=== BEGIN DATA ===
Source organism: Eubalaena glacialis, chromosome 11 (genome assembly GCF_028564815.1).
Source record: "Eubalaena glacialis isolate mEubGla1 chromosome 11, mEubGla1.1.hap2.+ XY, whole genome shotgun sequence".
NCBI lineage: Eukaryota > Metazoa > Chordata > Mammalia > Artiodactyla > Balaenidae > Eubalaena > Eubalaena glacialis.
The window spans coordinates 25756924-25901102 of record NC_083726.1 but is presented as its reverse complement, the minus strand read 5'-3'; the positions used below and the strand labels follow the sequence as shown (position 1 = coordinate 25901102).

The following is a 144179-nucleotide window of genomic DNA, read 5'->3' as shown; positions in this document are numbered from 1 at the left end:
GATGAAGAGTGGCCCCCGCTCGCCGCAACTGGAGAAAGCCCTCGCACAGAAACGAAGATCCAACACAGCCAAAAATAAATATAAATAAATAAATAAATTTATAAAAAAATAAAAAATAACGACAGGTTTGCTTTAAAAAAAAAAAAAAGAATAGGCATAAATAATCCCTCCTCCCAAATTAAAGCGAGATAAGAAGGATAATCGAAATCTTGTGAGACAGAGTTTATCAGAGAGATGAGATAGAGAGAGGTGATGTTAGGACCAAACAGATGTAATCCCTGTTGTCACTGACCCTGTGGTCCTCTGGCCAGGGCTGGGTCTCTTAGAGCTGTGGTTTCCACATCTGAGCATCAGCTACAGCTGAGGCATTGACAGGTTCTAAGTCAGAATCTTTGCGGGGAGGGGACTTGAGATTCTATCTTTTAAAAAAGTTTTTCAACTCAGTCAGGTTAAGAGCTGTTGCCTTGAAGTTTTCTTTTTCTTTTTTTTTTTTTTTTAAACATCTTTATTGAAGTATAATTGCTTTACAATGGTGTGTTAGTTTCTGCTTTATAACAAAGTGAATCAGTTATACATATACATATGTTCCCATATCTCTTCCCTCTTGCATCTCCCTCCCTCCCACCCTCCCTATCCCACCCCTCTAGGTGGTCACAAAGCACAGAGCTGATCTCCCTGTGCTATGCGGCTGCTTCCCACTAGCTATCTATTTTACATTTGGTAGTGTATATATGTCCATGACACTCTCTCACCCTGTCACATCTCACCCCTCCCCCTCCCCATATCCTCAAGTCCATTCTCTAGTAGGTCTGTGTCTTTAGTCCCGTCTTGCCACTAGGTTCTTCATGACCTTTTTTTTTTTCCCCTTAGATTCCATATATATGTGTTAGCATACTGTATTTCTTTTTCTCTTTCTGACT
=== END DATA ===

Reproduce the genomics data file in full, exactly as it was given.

Source organism: Eubalaena glacialis, chromosome 11 (genome assembly GCF_028564815.1).
Source record: "Eubalaena glacialis isolate mEubGla1 chromosome 11, mEubGla1.1.hap2.+ XY, whole genome shotgun sequence".
NCBI lineage: Eukaryota > Metazoa > Chordata > Mammalia > Artiodactyla > Balaenidae > Eubalaena > Eubalaena glacialis.
The window spans coordinates 25756924-25901102 of record NC_083726.1 but is presented as its reverse complement, the minus strand read 5'-3'; the positions used below and the strand labels follow the sequence as shown (position 1 = coordinate 25901102).

The following is a 144179-nucleotide window of genomic DNA, read 5'->3' as shown; positions in this document are numbered from 1 at the left end:
GATGAAGAGTGGCCCCCGCTCGCCGCAACTGGAGAAAGCCCTCGCACAGAAACGAAGATCCAACACAGCCAAAAATAAATATAAATAAATAAATAAATTTATAAAAAAATAAAAAATAACGACAGGTTTGCTTTAAAAAAAAAAAAAAGAATAGGCATAAATAATCCCTCCTCCCAAATTAAAGCGAGATAAGAAGGATAATCGAAATCTTGTGAGACAGAGTTTATCAGAGAGATGAGATAGAGAGAGGTGATGTTAGGACCAAACAGATGTAATCCCTGTTGTCACTGACCCTGTGGTCCTCTGGCCAGGGCTGGGTCTCTTAGAGCTGTGGTTTCCACATCTGAGCATCAGCTACAGCTGAGGCATTGACAGGTTCTAAGTCAGAATCTTTGCGGGGAGGGGACTTGAGATTCTATCTTTTAAAAAAGTTTTTCAACTCAGTCAGGTTAAGAGCTGTTGCCTTGAAGTTTTCTTTTTCTTTTTTTTTTTTTTTTAAACATCTTTATTGAAGTATAATTGCTTTACAATGGTGTGTTAGTTTCTGCTTTATAACAAAGTGAATCAGTTATACATATACATATGTTCCCATATCTCTTCCCTCTTGCATCTCCCTCCCTCCCACCCTCCCTATCCCACCCCTCTAGGTGGTCACAAAGCACAGAGCTGATCTCCCTGTGCTATGCGGCTGCTTCCCACTAGCTATCTATTTTACATTTGGTAGTGTATATATGTCCATGACACTCTCTCACCCTGTCACATCTCACCCCTCCCCCTCCCCATATCCTCAAGTCCATTCTCTAGTAGGTCTGTGTCTTTAGTCCCGTCTTGCCACTAGGTTCTTCATGACCTTTTTTTTTTTCCCCTTAGATTCCATATATATGTGTTAGCATACTGTATTTCTTTTTCTCTTTCTGACT